Why Classical Studies is important
By news editor, on 9 May 2012
Annette Mitchell writes about Professor Miriam Leonard’s inaugural lecture.
Is Classics important today? After studying ancient history for more than 10 years, many people ask me what can you do with it? And it is a question I often asked myself until I started reading Freud and got curious about all the references he made to antiquity. By sheer coincidence, when I was accepted for a PhD on this subject in 2007 Miriam Leonard was joining the Greek and Latin Department and she became my supervisor.
I had heard of her before, but I thought it would be a good move to read more of her work and rooted out a copy of Athens in Paris: Ancient Greece and the Political in Post-War French Thought (2005). This was the first time I really got a sense of ‘Reception Studies’.
‘Reception Studies’, as a sub-discipline of Classical Studies, not only covers how antiquity is received in future times, but also considers how antiquity is used to express important political, social, cultural questions in future times.
Professor Leonard’s inaugural lecture on 1 May, entitled ‘Tragedy and Modernity’, squarely honed in on this latter aspect. She explained how specific German philosophers have used Greek tragedy, in particular Sophocles’ play Oedipus Tyrannos, to express certain conditions, since the mid-1700s.
Professor Leonard mainly concentrated on Hegel and Freud, explaining how both used Oedipus Tyrannos to encapsulate what they believed to be the modern condition.
Hegel and Freud
Professor Leonard then went on to explain how Hegel’s views influenced Freud’s.
Hegel used Oedipus to demonstrate man taking responsibility for his actions through self-knowledge. Hegel, thus, led the way for Freud to develop Oedipus as the central paradigm in psychoanalysis that symbolised the quest for self-knowledge.
Freud’s idea of self-knowledge was a lot darker than Hegel’s, but Professor Leonard’s lecture placed Freud centrally in a Hegelian philosophical tradition and offered a new interpretation of his use of Oedipus.
This lecture demonstrated the importance of classical studies today. Freud, and the German philosophers who influenced him, have had a crucial role in defining our ‘modern’ condition.
Freud’s Oedipus drew attention to the dark, unknown unconscious in man and, thus, led us into an age where we have started questioning ourselves and our unknown motivations.
The modern condition
Freud was powerfully influenced by antiquity, and by the philosophical tradition’s use of antiquity, in constructing this meaning of man.
That Freud’s thought has shaped modern ideologies, whether we want to acknowledge it or not, is an example of why studying classics is worthwhile. It allows us to understand ancient themes in later historical periods that reveal fundamentally relevant dynamics and meanings.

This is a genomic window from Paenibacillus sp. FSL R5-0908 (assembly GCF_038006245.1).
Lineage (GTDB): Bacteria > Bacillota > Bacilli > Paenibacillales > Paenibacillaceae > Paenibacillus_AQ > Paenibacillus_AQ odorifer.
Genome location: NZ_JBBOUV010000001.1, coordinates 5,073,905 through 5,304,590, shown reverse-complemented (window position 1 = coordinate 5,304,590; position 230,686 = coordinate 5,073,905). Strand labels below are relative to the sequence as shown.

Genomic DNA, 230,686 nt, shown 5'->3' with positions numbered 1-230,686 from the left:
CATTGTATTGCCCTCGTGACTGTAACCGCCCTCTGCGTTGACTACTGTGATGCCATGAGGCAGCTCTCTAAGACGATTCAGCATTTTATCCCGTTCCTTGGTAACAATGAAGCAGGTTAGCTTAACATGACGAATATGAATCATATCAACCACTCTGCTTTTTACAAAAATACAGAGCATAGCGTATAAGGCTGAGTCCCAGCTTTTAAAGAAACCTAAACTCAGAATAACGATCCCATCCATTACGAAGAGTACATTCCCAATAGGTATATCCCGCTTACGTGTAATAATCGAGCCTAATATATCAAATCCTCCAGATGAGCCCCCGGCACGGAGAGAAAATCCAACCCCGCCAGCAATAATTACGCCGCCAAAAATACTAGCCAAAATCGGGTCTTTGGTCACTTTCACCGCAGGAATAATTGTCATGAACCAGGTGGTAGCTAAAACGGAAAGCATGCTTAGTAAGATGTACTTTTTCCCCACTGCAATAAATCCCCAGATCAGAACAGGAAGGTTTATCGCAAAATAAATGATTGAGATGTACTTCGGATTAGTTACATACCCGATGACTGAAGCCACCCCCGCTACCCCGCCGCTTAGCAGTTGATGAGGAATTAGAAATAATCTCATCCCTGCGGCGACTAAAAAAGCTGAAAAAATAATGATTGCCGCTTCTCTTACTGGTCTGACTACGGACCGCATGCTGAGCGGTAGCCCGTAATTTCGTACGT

Professor Leonard’s work generally concentrates on the meanings, expressed through reference to antiquity, that have influenced the construction of our modern way of life.
Her upcoming book, Socrates and the Jews: Hellenism and Hebraism from Moses Mendelssohn to Sigmund Freud (2012), investigates the conflict between Hebraism and Hellenism in the philosophical tradition and the impact this has had on classical philology.
She reveals how this collision between Athens and Jerusalem is important in the construction of modernity. This differential focus on Judaism is especially important in today’s world.
Charles Martindale, the Professor of Latin at Bristol University, spoke at the end of Miriam’s lecture. He said that she was a brilliant scholar, a leader in her field and an exceptional talent.
Professor Maria Wyke, Head of UCL Greek and Latin, spoke before the lecture and commented on how Miriam Leonard had gained a Professorship only 10 years after completing her PhD at Cambridge.
Miriam was praised like this because she is pushing forward a new way of studying classics, which not only makes it relevant today, but essential.
Annette Mitchell is a PhD student in UCL Greek and Latin
Image: Jean-Auguste-Dominique Ingres. Oedipus and Sphinx. 1808. Oil on canvas. Louvre, Paris, France.
Professor Leonard’s lecture was one in a series of inaugural lectures organised by the UCL Faculties of Arts & Humanities and Social & Historical Sciences running until the end of May 2012.